This book provides in-depth and innovative analysis of the minimum wage in Europe. Labor economist Daniel Vaughan-Whitehead looks at its scope within the enlarged EU and poses the question of harmonization between the minimum wages of the individual member states—or even a common EU minimum wage. The book also explores the role of the minimum wage at the national level, looking at trends and effects, with case studies on specific national policy issues or industrial sectors.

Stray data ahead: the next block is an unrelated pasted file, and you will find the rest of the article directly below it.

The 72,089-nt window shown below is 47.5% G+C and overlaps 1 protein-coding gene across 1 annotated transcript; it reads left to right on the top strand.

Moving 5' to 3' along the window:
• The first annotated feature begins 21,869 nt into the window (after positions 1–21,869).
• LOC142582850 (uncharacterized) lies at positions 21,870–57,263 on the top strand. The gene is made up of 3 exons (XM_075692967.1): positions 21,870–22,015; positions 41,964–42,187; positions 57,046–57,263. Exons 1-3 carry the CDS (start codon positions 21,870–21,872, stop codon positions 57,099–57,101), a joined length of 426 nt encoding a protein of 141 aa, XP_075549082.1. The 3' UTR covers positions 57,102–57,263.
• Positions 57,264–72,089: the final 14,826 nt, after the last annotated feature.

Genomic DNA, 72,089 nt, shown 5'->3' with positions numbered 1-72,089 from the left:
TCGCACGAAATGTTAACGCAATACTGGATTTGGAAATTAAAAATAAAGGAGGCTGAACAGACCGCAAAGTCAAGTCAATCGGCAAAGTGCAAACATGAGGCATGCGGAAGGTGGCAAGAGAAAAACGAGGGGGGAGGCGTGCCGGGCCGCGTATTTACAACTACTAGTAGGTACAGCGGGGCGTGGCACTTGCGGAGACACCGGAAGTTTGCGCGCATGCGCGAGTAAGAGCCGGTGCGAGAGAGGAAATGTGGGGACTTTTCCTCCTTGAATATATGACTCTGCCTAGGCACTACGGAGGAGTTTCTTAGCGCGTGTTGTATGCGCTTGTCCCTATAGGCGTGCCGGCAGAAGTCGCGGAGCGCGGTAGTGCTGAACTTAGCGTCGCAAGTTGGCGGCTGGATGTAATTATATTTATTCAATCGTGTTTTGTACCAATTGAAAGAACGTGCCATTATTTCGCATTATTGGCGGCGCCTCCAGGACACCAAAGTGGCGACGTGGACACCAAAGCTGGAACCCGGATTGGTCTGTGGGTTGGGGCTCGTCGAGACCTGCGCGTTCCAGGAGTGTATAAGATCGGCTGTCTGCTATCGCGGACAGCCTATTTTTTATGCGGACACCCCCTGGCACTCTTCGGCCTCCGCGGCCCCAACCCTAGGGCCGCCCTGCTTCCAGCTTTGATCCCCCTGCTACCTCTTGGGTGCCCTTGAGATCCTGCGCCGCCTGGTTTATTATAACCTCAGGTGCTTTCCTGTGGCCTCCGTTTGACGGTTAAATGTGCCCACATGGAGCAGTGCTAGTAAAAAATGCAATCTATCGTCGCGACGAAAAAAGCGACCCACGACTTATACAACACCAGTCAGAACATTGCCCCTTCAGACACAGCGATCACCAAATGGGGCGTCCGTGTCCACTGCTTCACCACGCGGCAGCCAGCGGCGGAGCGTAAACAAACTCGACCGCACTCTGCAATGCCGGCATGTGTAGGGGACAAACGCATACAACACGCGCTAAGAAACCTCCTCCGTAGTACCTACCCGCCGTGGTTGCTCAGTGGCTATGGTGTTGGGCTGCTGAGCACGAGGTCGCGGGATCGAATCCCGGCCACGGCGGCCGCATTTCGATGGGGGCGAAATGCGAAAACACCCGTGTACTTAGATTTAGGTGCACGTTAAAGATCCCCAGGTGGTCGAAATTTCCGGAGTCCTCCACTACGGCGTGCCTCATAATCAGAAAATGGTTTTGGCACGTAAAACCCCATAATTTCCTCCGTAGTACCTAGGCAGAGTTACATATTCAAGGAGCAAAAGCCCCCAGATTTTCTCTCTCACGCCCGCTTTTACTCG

Minimum wage fixing has returned to the core of policy debates, as illustrated by the adoption of a statutory minimum wage by Austria, Ireland, and the UK and ongoing discussions in Germany and Sweden. Proposals to have common rules at the EU level have also multiplied since EU enlargement, in particular to minimize “social dumping”—the practice of exporting goods from countries with poor labor standards. Bringing together 15 national studies from noted European specialists in the field, this timely collection aims to stimulate the current debate.